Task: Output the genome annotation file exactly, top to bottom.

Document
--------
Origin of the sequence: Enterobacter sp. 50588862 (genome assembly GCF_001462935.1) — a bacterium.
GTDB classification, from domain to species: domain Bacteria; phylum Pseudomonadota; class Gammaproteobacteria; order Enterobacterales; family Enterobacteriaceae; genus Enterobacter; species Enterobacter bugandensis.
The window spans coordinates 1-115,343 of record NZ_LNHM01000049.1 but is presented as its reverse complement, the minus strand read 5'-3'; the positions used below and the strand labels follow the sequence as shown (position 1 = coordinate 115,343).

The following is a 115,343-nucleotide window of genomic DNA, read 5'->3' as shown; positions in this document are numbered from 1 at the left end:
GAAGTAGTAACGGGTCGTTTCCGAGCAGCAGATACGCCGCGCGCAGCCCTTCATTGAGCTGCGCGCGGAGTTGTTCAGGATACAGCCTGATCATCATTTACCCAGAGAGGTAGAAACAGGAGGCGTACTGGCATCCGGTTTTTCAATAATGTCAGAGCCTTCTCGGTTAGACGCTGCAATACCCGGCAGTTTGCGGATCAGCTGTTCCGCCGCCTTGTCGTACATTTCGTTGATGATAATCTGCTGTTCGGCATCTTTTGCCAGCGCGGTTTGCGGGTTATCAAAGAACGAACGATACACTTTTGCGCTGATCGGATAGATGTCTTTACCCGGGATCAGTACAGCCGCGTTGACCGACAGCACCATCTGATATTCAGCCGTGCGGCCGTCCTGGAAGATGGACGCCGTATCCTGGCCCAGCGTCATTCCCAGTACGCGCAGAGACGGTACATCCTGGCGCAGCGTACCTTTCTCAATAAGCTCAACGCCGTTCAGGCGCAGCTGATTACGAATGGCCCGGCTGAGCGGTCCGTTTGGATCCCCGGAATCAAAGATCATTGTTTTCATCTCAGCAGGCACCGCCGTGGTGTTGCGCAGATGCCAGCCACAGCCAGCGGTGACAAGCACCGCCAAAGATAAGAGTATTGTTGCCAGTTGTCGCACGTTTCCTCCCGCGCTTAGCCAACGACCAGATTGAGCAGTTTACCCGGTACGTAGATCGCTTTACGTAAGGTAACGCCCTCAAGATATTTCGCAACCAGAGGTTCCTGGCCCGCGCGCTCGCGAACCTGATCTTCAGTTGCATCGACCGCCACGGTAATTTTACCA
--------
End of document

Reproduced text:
Origin of the sequence: Enterobacter sp. 50588862 (genome assembly GCF_001462935.1) — a bacterium.
GTDB classification, from domain to species: domain Bacteria; phylum Pseudomonadota; class Gammaproteobacteria; order Enterobacterales; family Enterobacteriaceae; genus Enterobacter; species Enterobacter bugandensis.
The window spans coordinates 1-115,343 of record NZ_LNHM01000049.1 but is presented as its reverse complement, the minus strand read 5'-3'; the positions used below and the strand labels follow the sequence as shown (position 1 = coordinate 115,343).

The following is a 115,343-nucleotide window of genomic DNA, read 5'->3' as shown; positions in this document are numbered from 1 at the left end:
GAAGTAGTAACGGGTCGTTTCCGAGCAGCAGATACGCCGCGCGCAGCCCTTCATTGAGCTGCGCGCGGAGTTGTTCAGGATACAGCCTGATCATCATTTACCCAGAGAGGTAGAAACAGGAGGCGTACTGGCATCCGGTTTTTCAATAATGTCAGAGCCTTCTCGGTTAGACGCTGCAATACCCGGCAGTTTGCGGATCAGCTGTTCCGCCGCCTTGTCGTACATTTCGTTGATGATAATCTGCTGTTCGGCATCTTTTGCCAGCGCGGTTTGCGGGTTATCAAAGAACGAACGATACACTTTTGCGCTGATCGGATAGATGTCTTTACCCGGGATCAGTACAGCCGCGTTGACCGACAGCACCATCTGATATTCAGCCGTGCGGCCGTCCTGGAAGATGGACGCCGTATCCTGGCCCAGCGTCATTCCCAGTACGCGCAGAGACGGTACATCCTGGCGCAGCGTACCTTTCTCAATAAGCTCAACGCCGTTCAGGCGCAGCTGATTACGAATGGCCCGGCTGAGCGGTCCGTTTGGATCCCCGGAATCAAAGATCATTGTTTTCATCTCAGCAGGCACCGCCGTGGTGTTGCGCAGATGCCAGCCACAGCCAGCGGTGACAAGCACCGCCAAAGATAAGAGTATTGTTGCCAGTTGTCGCACGTTTCCTCCCGCGCTTAGCCAACGACCAGATTGAGCAGTTTACCCGGTACGTAGATCGCTTTACGTAAGGTAACGCCCTCAAGATATTTCGCAACCAGAGGTTCCTGGCCCGCGCGCTCGCGAACCTGATCTTCAGTTGCATCGACCGCCACGGTAATTTTACCA